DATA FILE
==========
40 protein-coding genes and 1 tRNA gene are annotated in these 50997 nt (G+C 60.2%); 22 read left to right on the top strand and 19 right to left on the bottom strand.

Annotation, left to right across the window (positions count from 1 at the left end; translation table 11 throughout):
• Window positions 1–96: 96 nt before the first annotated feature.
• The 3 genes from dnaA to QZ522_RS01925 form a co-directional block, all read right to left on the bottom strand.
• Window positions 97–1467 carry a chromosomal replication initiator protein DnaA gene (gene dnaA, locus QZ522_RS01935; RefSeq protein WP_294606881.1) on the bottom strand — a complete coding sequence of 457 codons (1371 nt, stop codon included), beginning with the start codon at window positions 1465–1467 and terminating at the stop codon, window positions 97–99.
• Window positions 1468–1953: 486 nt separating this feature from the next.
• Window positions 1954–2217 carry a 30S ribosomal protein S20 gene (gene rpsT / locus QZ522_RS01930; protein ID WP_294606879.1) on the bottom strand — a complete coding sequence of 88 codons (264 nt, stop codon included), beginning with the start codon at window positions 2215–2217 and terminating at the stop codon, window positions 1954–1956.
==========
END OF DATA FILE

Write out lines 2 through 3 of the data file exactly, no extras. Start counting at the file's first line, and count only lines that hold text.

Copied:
Annotation, left to right across the window (positions count from 1 at the left end; translation table 11 throughout):
• Window positions 1–96: 96 nt before the first annotated feature.